(Bloomberg) -- Digital finance companies are trying to reassure customers about their cryptocurrency offerings after the implosion of crypto exchange FTX. 

Revolut Ltd., a finance app based in London, told users this week it did not have “material exposures” to FTX but was monitoring the situation. “This is a good reminder that crypto is very volatile: the value does go down, as well as up,” it said in an email. “So, remember to only invest what you can afford to lose.”

Last year, FTX Chief Executive Officer Sam Bankman-Fried tweeted that users could transfer money in fiat currencies between his exchange and Revolut. 

However, a Revolut spokesperson said the company does not have any direct exposure to FTX.com or its associated trading house, Alameda Research. Revolut has very little indirect exposure and does not facilitate trading in the digital currency that FTX created, known as FTT, according to an emailed statement.  

FTX’s bankruptcy filing last week has rocked the crypto markets and caught the attention of regulators globally. It’s also the latest headwind for fintech companies that have grown rapidly in tandem with the surge in digital asset trading. 

For Revolut, crypto has already shrunk from about 35% of its revenue last year to less than 5% this year, suffering as the Bitcoin market lost most of its value. CEO Nik Storonsky remains committed to expanding in the space, this year gaining permission from UK regulators to operate a crypto business and enabling users to pay for any purchase in digital currencies.

It’s a similar story for Block Inc.’s Cash App, which allows consumers to transfer money or buy stocks and cryptocurrencies. The San Francisco-based company, formerly known as Square, said in a statement it was “Bitcoin-first” and committed to a “truly” decentralized payments system “not controlled by any person, bank, country, or corporation.”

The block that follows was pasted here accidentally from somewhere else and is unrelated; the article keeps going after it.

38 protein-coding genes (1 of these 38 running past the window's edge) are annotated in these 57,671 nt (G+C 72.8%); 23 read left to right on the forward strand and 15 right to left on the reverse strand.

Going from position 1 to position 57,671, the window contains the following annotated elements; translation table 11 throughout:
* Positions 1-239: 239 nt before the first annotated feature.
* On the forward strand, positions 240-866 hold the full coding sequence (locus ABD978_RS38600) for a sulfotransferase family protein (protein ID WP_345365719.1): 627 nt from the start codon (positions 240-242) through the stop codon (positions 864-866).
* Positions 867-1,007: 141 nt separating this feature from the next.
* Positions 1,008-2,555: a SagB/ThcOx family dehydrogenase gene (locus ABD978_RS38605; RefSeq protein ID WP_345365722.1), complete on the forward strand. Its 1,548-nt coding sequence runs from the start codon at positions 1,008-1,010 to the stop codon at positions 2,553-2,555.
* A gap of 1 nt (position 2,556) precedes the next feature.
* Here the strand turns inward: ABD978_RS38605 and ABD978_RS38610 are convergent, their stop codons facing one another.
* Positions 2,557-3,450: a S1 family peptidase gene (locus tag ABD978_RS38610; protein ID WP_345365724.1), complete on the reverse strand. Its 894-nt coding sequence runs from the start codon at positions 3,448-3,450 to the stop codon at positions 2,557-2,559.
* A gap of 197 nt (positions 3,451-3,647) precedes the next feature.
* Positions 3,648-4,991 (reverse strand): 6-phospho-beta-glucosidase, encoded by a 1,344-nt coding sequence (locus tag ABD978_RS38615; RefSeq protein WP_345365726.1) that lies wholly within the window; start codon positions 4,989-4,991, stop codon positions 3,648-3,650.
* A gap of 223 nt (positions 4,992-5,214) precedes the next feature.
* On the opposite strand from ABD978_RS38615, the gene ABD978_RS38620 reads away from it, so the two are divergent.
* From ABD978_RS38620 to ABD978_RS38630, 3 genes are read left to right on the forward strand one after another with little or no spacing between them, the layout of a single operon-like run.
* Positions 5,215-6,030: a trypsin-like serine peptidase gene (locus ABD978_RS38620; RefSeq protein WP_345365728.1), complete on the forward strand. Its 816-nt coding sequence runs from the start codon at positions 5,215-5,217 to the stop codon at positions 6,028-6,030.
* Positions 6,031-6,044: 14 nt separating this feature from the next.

“We do not offer any crypto lending products, or futures trading, options, or other derivatives,” Block said in the statement.

Online trading firm IG Group Holdings Plc confirmed it never had a trading or custodial relationship with FTX or any of its affiliates. In a series of tweets, Robinhood Markets Inc. Chief Executive Officer Vlad Tenev said his firm had no direct exposure to FTX and customers were turning to his trading app in a “flight to safety.”

Public, the New York-based investing platform that offers over 25 cryptocurrencies, is sending a note to its members this week that will say it does not have “any direct exposure” to FTX, Alameda or FTT.

Stephen Sikes, Public’s chief operating officer, said customers never had access to the FTT token on their platform, adding it was not broadly listed by firms in the US. He said it was the firm’s responsibility to make clear to its members that the “crypto industry is a viable one” and that “not every not every participant can be painted with the same broad brush.” 

‘Fairly Scary’

Fintechs that steered clear of the crypto wave also have concerns about the FTX blowup. 

Klarna Chief Executive Officer Sebastian Siemiatkowski, who has previously criticized the crypto industry, described the situation as “fairly scary” in an interview with Bloomberg TV on Monday. He raised fears that FTX’s collapse may encourage regulation that obstructs new firms from competing against traditional lenders “to the disadvantage of consumers.”

FTX’s failure is an unsettling but necessary part of the crypto market growing up, according to Jeff Tijssen, Bain & Company’s global head of fintech. 

“It has become a bit of a wild west, and the fact that businesses can operate out of the Bahamas without any decent degree of regulatory oversight is a big part of the issue,” he said. 

©2022 Bloomberg L.P.